THE FAVORED IMAGE of the artist in the 19th century was the flaneur. Ambling through the spaces of the “spectacular city . . . open to a class and gender-specific gaze,”1 this voyeur and participant in public entertainments—bars, brothels, racetracks—had access to visual experiences and panoramas off-limits to an unchaperoned respectable woman. There could be no “flâneuse.”2 Informal interior scenes of domestic life were of course not exclusively spaces for women artists. But codes of propriety organized the limits of most women artists’ mobility within the spaces of modernity, both in daily life and in paint. To venture forth into a wider arena, Rosa Bonheur, for example, had to secure a permission de travestissement.3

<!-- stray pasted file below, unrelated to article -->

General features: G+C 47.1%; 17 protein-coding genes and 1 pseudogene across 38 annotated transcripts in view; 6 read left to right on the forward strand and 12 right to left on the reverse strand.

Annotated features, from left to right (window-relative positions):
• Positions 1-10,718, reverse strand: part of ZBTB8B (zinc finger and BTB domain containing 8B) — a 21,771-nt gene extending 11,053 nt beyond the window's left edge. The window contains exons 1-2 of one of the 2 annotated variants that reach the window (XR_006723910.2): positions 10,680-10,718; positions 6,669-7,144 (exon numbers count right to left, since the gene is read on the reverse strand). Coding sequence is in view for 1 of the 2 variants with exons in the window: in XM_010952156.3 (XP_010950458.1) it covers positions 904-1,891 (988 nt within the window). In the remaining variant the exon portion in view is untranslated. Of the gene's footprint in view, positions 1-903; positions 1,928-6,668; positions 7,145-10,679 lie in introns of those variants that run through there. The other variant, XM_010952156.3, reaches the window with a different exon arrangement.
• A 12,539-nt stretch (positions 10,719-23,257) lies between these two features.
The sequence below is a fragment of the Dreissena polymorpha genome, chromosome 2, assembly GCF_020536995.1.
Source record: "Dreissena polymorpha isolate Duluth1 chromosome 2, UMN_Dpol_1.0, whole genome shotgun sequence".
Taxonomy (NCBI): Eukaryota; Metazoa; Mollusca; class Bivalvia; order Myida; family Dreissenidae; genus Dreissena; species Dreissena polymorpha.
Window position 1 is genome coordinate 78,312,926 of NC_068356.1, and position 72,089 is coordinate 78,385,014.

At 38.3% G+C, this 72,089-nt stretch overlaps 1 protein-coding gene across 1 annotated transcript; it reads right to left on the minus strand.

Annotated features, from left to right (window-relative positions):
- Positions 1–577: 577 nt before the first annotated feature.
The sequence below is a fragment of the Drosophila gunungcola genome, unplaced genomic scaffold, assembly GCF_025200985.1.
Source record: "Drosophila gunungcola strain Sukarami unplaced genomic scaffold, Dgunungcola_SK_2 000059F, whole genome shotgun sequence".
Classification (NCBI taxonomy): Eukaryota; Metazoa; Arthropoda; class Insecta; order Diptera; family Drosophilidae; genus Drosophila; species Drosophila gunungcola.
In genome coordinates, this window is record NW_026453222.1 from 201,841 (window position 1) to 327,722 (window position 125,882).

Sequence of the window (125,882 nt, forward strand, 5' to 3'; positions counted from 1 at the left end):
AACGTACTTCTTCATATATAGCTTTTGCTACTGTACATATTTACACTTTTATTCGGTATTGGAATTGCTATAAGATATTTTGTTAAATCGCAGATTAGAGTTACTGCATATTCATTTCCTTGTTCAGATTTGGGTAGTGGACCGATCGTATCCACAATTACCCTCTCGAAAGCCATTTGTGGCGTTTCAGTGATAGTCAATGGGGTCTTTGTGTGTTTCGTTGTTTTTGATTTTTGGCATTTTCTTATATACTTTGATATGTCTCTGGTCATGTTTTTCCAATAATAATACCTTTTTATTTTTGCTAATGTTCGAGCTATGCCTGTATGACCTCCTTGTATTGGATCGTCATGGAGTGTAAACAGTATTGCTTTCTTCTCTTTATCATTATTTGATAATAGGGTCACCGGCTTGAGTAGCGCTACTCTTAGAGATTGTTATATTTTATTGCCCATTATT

To flâner—through the city, the picture plane, and art history—remains a necessity, even if the spaces of post-Modernity may differ from those of modernity, even if revisionist
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